Introduction

Pseudacris - from the Latin pseud meaning false and acris derived from the Latin Acre, for sharp, referring to the sharp shape of the head. This genus is a "false Acris" since it might be confused with the genus Acris because they both have pointed heads.

triseriata - tri- meaning three parts and seriata from seriate , the Latin meaning arranged in a series or succession; referring to the three stripes on its back.

maculatum - from the Latin maculatus meaning spotted, referring to the markings on its body.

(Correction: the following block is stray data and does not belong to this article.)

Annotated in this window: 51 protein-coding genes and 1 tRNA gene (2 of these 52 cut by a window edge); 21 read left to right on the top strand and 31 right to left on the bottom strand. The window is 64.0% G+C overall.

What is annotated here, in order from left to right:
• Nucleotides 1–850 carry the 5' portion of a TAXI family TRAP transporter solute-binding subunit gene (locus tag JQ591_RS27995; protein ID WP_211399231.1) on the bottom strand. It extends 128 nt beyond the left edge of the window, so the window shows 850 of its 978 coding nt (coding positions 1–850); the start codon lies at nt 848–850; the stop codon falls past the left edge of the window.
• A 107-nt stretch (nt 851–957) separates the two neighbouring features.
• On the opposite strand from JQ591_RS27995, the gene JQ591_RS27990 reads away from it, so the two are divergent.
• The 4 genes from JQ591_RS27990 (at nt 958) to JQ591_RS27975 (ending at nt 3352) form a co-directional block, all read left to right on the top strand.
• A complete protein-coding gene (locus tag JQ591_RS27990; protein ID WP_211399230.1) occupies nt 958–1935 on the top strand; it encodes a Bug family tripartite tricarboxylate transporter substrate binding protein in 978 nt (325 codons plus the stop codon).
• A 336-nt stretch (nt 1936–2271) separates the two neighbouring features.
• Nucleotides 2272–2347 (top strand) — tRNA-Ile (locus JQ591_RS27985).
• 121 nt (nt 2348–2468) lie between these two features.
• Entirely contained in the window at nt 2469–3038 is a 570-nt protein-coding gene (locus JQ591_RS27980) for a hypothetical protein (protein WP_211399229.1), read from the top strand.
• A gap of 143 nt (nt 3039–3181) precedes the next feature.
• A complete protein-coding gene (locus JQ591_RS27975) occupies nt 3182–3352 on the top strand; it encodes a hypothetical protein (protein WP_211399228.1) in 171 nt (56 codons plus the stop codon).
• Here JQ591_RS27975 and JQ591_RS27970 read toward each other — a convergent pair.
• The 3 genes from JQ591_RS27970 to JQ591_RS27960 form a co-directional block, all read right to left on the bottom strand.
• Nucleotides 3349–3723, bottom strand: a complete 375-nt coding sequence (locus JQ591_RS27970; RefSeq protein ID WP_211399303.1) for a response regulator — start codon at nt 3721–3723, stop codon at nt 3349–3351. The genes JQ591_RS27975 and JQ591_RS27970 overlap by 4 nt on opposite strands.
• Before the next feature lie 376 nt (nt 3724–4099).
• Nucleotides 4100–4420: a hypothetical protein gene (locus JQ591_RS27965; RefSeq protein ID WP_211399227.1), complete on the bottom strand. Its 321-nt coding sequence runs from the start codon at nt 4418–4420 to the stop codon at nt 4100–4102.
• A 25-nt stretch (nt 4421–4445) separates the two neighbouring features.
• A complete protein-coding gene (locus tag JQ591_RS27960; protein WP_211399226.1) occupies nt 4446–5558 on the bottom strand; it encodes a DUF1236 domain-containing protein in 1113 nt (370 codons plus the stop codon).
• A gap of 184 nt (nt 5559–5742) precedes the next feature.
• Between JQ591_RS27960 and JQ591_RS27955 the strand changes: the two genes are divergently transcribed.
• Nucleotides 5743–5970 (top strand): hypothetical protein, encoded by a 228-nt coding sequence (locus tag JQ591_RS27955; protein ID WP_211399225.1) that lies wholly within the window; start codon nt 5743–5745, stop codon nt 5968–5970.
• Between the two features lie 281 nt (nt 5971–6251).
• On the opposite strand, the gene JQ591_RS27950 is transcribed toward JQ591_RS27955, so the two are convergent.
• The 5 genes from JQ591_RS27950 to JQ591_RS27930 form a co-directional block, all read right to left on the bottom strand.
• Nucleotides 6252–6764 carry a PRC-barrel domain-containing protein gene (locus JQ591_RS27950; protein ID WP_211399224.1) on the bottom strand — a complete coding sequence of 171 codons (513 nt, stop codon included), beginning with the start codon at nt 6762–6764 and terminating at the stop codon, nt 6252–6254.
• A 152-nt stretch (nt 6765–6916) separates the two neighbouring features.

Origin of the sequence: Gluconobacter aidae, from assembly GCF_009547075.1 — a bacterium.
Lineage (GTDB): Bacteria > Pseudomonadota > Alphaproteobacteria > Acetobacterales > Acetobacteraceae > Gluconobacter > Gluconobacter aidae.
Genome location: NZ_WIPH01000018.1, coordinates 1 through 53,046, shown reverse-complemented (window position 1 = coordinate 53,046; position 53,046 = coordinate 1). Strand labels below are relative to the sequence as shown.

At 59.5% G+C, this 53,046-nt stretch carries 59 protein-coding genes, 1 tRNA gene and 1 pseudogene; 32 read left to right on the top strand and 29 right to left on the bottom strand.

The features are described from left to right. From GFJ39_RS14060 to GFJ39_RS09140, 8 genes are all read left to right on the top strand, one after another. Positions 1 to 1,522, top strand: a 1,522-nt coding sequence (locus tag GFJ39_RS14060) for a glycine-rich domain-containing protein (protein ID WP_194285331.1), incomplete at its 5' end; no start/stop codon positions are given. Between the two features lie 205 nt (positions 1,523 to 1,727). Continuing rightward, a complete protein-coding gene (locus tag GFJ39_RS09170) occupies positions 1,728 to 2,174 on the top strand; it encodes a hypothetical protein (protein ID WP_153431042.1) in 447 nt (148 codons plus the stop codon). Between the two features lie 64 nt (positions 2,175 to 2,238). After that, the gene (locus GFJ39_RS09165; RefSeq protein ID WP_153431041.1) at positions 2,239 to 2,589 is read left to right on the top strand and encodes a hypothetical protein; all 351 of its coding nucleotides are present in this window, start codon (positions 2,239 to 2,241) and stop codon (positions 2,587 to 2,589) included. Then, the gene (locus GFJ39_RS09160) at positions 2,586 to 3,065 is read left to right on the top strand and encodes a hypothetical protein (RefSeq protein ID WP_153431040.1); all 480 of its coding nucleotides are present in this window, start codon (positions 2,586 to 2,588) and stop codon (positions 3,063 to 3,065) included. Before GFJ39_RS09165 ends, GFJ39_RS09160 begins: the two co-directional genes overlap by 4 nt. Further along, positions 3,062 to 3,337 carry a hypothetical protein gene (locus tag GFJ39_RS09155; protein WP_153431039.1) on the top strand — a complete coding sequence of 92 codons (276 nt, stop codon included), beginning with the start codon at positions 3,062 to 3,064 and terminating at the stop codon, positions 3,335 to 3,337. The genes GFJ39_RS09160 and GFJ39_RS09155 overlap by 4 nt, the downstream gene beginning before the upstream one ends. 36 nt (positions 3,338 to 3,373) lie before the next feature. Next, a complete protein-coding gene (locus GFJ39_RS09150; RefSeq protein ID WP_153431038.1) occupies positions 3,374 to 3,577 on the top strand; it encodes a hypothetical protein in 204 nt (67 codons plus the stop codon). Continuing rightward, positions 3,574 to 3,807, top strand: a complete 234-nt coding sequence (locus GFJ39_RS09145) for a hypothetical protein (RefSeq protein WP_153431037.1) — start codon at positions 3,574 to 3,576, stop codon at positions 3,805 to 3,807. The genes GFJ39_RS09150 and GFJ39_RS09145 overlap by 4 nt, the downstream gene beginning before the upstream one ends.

A treefrog that does not like climbing trees!

There are two subspecies of chorus frogs in Canada: the boreal chorus frog (Pseudacris triseriata triseriata) and the Western chorus frog (Pseudacris triseriata maculata), each living in a different geographical region. A whole group of males sing the mating call together in a chorus, hence the common name of this species. Although chorus frogs are called "treefrogs", they rarely climb trees and, in fact, used to be known as the "swamp treefrog" due to its preferred aquatic habitat. Originally, this frog was found in the prairies, but its range has expanded to include agricultural lands, large cities, and suburban areas. It is often seen by farmers during harvest and is sometimes called the "hay frog".